Europe and Central Asia

ICTUR provides in-depth country profiles for all countries in Trade Unions of the World. Summary overviews are also published online (accesssible below) when ICTUR responds to violations, publishes relevant features in International Union Rights, or presents comments to international human rights monitoring procedures.

Albania
Armenia
Austria
Azerbaijan
Belgium
Bonsnia and Herz.
Bulgaria
Croatia
Cyprus
Czech Republic
Denmark
Estonia
Finland
France
Georgia
Germany
Hungary
Iceland
Ireland
Kyrgyzstan
Latvia
Lithuania
Luxembourg
Macedonia
Malta
Moldova
Montenegro
Netherlands
Norway
Poland
Portugal
Romania
Russian Federation
San Marino
Serbia
Slovakia
Slovenia
Sweden
Switzerland
Tajikistan
Turkmenistan
Ukraine
Uzbekistan

European colonialism and the transatlantic slave trade established regimes of profound inequality and labour exploitation around the world, while in Europe many toiled in appalling conditions. The first trade unions emerged here, in the face of strong repression. In the Soviet era in the east vast trade union structures were established by the State. Across Europe unions played a regulatory role in national dialogue and bargaining. Under austerity collective bargaining has been pushed from national and sector to workplace level. In much of Europe workers enjoy respect for basic union rights, but problems are reported. Widespread precarious work and short-term contracts hinder organising.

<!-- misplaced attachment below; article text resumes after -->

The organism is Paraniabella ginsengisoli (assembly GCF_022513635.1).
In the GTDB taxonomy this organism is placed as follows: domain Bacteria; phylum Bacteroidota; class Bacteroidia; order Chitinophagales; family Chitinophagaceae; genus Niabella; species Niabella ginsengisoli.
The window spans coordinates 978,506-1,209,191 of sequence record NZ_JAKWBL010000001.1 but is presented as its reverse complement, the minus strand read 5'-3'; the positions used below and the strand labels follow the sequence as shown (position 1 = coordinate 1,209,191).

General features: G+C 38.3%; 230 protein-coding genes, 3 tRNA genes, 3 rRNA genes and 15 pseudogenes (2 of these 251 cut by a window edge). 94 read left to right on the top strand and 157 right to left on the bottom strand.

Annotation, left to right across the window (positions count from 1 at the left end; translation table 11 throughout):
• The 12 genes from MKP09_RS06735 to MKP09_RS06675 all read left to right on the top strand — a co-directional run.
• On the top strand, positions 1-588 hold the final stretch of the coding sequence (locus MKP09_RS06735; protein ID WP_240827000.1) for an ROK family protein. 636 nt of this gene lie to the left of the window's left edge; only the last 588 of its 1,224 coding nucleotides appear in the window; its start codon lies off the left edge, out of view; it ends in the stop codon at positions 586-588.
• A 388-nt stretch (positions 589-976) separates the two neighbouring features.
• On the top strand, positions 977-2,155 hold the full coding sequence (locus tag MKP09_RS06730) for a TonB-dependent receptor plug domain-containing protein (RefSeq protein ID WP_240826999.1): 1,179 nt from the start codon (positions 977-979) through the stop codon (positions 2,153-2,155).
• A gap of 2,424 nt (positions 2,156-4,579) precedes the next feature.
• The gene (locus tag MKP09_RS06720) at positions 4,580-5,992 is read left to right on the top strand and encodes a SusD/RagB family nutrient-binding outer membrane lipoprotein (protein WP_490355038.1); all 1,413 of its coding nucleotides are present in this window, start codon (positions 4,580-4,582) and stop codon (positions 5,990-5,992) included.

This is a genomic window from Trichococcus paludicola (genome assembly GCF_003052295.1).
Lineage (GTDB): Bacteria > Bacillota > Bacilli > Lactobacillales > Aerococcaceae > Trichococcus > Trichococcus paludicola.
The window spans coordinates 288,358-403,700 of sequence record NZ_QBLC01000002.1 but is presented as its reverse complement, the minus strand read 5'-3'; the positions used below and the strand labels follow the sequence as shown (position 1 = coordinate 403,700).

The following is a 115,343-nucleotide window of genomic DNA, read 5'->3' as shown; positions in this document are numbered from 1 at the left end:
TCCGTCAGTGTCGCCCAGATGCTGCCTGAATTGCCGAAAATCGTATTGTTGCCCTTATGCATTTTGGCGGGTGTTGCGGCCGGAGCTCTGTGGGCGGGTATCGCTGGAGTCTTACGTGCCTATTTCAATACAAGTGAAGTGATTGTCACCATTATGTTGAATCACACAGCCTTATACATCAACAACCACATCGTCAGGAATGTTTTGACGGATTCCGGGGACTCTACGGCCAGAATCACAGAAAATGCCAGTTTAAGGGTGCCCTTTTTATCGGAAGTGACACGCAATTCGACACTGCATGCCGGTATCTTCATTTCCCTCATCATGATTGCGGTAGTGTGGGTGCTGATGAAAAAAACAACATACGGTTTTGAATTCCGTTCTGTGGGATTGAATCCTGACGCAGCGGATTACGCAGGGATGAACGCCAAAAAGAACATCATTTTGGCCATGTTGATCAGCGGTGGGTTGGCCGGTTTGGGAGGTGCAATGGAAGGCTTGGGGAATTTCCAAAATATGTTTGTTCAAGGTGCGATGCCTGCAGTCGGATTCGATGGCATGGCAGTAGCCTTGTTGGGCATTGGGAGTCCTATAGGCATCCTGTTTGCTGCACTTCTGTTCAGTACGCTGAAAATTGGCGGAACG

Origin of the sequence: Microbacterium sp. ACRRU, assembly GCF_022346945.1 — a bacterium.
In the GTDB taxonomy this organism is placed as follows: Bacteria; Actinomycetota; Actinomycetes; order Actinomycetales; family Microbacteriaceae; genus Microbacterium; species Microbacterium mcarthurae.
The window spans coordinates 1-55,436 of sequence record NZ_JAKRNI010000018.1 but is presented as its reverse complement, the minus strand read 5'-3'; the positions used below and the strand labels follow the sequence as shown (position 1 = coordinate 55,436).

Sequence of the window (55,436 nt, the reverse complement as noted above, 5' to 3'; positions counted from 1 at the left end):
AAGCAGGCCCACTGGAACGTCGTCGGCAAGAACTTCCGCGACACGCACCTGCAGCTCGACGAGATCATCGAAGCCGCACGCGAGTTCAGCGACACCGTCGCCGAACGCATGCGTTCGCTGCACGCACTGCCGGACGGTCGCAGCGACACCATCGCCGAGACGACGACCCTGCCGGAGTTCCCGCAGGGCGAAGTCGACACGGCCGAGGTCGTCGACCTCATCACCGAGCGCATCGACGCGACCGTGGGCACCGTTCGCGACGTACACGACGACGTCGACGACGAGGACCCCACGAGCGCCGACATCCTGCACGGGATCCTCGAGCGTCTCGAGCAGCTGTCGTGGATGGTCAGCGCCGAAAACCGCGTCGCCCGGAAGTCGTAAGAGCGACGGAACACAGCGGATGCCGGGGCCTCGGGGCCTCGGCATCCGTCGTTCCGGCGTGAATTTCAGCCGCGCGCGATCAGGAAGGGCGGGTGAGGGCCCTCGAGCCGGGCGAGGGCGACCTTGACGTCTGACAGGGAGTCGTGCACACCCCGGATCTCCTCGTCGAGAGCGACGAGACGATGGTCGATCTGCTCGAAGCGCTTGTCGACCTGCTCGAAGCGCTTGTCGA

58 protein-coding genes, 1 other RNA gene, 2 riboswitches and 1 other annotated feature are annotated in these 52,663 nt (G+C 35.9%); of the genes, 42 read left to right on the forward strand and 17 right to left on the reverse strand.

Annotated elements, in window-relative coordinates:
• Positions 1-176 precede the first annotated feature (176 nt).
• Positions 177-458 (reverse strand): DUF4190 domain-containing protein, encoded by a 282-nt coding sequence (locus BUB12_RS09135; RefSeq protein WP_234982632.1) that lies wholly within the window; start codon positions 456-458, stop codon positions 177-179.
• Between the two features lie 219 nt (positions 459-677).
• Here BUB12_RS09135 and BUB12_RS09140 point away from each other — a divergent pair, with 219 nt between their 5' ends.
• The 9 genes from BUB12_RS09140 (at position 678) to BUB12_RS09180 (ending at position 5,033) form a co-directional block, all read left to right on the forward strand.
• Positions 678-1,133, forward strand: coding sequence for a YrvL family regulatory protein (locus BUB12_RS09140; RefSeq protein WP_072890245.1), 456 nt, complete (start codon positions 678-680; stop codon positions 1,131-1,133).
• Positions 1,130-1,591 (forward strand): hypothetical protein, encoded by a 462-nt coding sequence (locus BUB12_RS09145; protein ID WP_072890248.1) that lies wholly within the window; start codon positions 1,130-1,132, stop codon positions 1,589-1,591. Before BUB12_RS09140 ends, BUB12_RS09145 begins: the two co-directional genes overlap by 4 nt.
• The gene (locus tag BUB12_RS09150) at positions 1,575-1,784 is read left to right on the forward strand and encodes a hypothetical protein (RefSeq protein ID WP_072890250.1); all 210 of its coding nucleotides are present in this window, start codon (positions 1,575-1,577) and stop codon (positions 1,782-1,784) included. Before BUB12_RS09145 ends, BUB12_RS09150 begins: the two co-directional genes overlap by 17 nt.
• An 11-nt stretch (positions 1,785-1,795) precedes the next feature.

In the UK multinational companies colluded with a blacklisting operation throughout the construction industry. The government further restricted the right to strike, despite ILO criticism. In France unpopular law reforms have been pushed through in the face of popular protests. In Spain legislation limits participation in public protests and demonstrations and trade unionists have been arrested and fined.

Belarus rejected free-market capitalism and retained massive unions close to a paternalist authoritarian state, but as in several other post-Soviet states, including Russia, independent unions have complained of repression, and the country is undergoing ILO evaluation. In Turkey the criminal justice system has been used to repress trade union rights, and ‘double threshold’ laws require unions to organise vast sectors of industry before they winning bargaining rights at a single workplace.

Full details for all countries in the region, including political history, the development of trade unionism, and contact and affiliation details for all national trade union centres can be found in ICTUR's in-depth global reference book: Trade Unions of the World.

Link to reportFull country profiles: Trade Unions of the World (2016)

 

The International Centre for Trade Union Rights

Established in 1987, ICTUR is a non-profit organisation
based in London, promoting international trade
union rights through research and advocacy services.
Email: ictur@ictur.org / Web: www.ictur.org